Sunday, March 26, 2006

Out of Touch

Public opinion polls keep surprising me. One such poll showed Israelis are extremely racist towards Arabs: two thirds refuse to live in the same building as Arabs; 40% support encouraging Arabs to leave Israel; 46% would not let an Arab into their house.

One respected commentator, Yaron London, even went as far as to say that a poll in Germany in the early 1930's regarding the Jews would be less racist. I wouldn't go that far, but I'm certainly worried. I knew racism was a problem here in Israel, but I had no idea it was this bad.

Other polls show that a lot of Israelis find these elections boring, are uninterested in politics and don't plan on voting. This is also troubling. It will strengthen the racist parties, since although it turns out most Israelis have racist views, they usually don't vote for racists. There's a big difference between wishing the Arabs were gone and actually doing something to make that happen.

Why am I so surprised? The circles I socialize with are educated liberal types. These are the kind of people who are very involved politically and abhor racism. Sure, I have a few hawkish friends, a few politically ignorant ones, and even one racist - but they are in the minority. I'm in a bubble, an ivory tower. I must say I like it there. The Israel outside it seems much worse than the one inside it.

Tags: , , , , ,


  1. I believe I published one of the polls to which you referred.

    Polls always have to be put into context of course; otherwise it's easy to jump to very stark and exaggerated conclusions.

    Clearly, like any other society, Israel is much divided on issues that are close to its heart. This can undoubtedly also be said of that other group of people, the Palestinians.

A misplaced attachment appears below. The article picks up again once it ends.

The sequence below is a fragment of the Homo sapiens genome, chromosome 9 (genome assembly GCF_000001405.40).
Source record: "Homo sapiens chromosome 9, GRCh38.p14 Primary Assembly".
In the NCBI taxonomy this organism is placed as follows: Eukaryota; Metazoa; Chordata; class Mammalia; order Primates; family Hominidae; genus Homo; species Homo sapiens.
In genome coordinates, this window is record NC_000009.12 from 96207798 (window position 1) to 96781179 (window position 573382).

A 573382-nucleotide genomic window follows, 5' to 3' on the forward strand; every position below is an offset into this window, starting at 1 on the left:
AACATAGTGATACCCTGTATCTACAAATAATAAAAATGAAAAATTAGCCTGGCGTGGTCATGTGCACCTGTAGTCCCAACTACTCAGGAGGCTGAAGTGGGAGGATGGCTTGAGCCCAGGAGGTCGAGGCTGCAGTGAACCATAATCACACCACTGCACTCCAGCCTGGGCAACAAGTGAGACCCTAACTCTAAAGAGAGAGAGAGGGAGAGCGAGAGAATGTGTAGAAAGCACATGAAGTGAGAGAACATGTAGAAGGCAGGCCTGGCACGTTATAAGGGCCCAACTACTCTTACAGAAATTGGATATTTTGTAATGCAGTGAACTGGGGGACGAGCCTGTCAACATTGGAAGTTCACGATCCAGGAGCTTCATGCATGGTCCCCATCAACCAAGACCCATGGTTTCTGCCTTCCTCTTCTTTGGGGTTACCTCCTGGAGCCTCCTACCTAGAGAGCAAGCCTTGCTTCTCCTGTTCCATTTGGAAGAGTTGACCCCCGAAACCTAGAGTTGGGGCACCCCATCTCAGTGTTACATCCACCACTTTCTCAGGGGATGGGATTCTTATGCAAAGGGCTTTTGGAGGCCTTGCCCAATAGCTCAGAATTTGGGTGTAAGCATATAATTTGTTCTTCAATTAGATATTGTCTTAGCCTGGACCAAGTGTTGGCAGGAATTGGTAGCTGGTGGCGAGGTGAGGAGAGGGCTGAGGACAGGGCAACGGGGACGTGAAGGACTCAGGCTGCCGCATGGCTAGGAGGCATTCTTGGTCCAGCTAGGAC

In the case of Israel, the veering to the right and the embracing of ideas that can broadly speaking only be described as racist is in my view the result of decades of being under siege. This "Fortress Israel" situation can only promote the preference to segregation and the closing of borders as completely as possible.

    In the long run this cannot be healthy for the collective psyche of a nation, Israel or other. It distorts how a Nation views itself and others. The capacity of self-analysis and self-criticism also suffers. It's a breeding ground for extreme nationalism and suppression of any "non-patriotic" dissent.

    To some extent these are symptoms which also the fairly insular United States suffers from. As an enthusiastic European blogger and blogsurfer, I'm still regularly stunned by what the average American conservative Joe Blogs thinks about e.g. Europe, displaying an ignorance on the subject that defies belief. It's often those very same bloggers that support Israel unconditionally, neither helped nor hindered by any knowledge of the subject. It's very much a "Them v. Us" mentality.

  2. This post might have turned out more pessimistic than I originally intended. I agree that it's part of the fortress mentality. Once there are two states, the situation may turn for the better, since we'll finally take care of internal problems - including Jewish-Arab relations.

  3. I don't think your post was particularly pessimistic, going by other voices in Israeli society.

    Racism is everywhere and in all Nations worldwide. The root causes differ but the phenomenon is always there, sometimes in the background, sometimes in the foreground.

    Politicians turn these feelings on and off, according to political expediency.

    Ultimately all racism is based on an a purely artificially created vision of the "Self", which impedes us from seeing the "Other" as similar rather than different.